CFOAM directors and management were buoyed by the debut of the carbon materials company which supplies the US Navy and Virgin Galactic. (left to right) Toby Chandler, director, Michael Placha, managing director and Gary Steinepreis, chairman. Jessica Hromas
by Simon Evans
A company that makes a high-tech carbon material used by the United States Navy, aerospace firm Northrop Grumman and the commercial spaceflight arm of Sir Richard Branson’s Virgin Group soared on its ASX debut.
CFOAM, which makes the high-strength carbon at a plant in West Virginia in the United States, raised $9 million in a float at an issue price of 20¢ per share. But on a day when the broader sharemarket tumbled, CFOAM jumped sharply. After opening at 60¢, it closed 250 per cent higher at 70¢.
Toby Chandler, a non-executive director, said the company had opted to list on the Australian Securities Exchange rather than exchanges in the US because it was a much better fit for a company which had already validated its technology and was making a product.
“The ASX was the right one for a company which has a mature and validated technology,” he said.
He said CFOAM had a number of new contracts on the horizon and the high-strength carbon material was well-positioned for the digital age because of its high-performance attributes which are sought after in the aerospace, industrial, military and electric vehicles sectors.
It was up to the company to deliver on the enormous promise of CFOAM, which is produced from powdered metallurgical coal using a specialist manufacturing process. The CFOAM is extremely strong but lightweight.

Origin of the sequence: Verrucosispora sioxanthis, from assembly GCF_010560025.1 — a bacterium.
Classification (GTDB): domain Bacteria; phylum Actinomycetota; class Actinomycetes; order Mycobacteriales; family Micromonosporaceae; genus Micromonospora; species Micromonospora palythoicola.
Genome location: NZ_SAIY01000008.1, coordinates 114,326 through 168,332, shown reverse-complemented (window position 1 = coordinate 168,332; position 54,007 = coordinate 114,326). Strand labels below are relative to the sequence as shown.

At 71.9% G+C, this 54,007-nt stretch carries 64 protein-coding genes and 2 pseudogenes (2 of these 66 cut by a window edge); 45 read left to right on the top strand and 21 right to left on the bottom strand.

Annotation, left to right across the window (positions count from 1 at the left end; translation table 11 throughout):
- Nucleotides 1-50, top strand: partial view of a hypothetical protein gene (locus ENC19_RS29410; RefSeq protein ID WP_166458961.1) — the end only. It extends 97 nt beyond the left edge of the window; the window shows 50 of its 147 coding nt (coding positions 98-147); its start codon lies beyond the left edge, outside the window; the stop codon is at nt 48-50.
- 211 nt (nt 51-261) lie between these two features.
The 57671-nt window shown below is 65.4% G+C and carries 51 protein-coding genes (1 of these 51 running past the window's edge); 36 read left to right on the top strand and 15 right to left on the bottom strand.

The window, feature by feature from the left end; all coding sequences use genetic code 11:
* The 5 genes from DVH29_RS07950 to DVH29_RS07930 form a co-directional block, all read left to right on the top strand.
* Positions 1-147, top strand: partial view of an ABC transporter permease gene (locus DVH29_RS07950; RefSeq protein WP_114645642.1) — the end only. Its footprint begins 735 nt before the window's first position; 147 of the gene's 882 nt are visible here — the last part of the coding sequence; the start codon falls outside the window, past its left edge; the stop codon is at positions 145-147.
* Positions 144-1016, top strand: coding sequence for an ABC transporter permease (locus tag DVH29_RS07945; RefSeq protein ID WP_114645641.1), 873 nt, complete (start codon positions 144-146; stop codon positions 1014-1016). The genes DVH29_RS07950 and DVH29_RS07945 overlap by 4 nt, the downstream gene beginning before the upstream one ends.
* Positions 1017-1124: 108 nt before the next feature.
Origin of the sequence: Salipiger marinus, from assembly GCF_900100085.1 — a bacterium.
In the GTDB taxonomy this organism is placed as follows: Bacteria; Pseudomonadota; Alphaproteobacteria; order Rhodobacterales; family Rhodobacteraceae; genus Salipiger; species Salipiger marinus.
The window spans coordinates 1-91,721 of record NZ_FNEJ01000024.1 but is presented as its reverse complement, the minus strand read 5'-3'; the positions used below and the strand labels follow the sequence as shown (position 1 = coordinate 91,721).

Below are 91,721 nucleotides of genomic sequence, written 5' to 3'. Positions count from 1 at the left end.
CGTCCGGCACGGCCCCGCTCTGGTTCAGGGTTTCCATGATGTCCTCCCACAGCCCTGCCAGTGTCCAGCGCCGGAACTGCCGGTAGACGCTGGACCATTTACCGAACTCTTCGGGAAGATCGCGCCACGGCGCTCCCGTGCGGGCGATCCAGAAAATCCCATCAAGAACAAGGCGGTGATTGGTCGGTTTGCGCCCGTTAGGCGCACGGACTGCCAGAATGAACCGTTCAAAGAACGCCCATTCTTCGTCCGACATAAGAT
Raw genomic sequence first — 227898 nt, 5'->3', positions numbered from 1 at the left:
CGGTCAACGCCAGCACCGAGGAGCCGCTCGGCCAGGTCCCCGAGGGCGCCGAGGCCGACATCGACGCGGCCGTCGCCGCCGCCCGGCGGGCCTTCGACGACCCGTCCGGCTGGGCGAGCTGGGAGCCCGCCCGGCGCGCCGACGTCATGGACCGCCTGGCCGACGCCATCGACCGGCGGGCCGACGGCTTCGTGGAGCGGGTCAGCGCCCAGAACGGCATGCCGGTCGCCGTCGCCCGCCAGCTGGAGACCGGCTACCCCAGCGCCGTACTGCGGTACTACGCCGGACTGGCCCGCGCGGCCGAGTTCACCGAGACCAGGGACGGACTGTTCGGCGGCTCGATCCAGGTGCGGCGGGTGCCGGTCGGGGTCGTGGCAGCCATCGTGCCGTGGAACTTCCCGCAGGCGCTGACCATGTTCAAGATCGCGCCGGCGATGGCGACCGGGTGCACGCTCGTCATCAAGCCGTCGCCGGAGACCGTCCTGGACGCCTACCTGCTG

“We’re not talking about technological risk, we’re talking about execution,” he said.
Aerospace tooling was a growing market, while the CFOAM product also had applications in the global lithium-ion battery market where advances in electric cars and green vehicles by pioneers such as Elon Musk, who runs Tesla, are rapid. Mr Musk also runs the ambitious SpaceX company, which is developing spacecraft and rockets with mixed success.
Mr Chandler said CFOAM could be used as a replacement for titanium alloys and high-strength aluminium. “They can all be disrupted by CFOAM,” he said.
He said the company had 27 patents over the manufacturing and end-use applications of a range of CFOAM products. They provided substantial barriers to entry for rivals across the globe.
Mr Chandler said customers included the US Navy, the North American aerospace and defence technology firm Northrop Grumman and Virgin Galactic, the commercial spaceflight business which is part of the Virgin Group. Virgin Galactic has ambitious plans to eventually run commercial spaceflights and aspiring “astronauts” pay an upfront fee of US$250,000 ($325,000) to be part of the operation.
Jett Capital was the manager of the IPO for CFOAM.
Read more: http://www.afr.com/business/infrastructure/airports/cfoam-supplier-to-virgin-galactic-rockets-on-asx-debut-20161025-gs9uth#ixzz4OAc0NGKu
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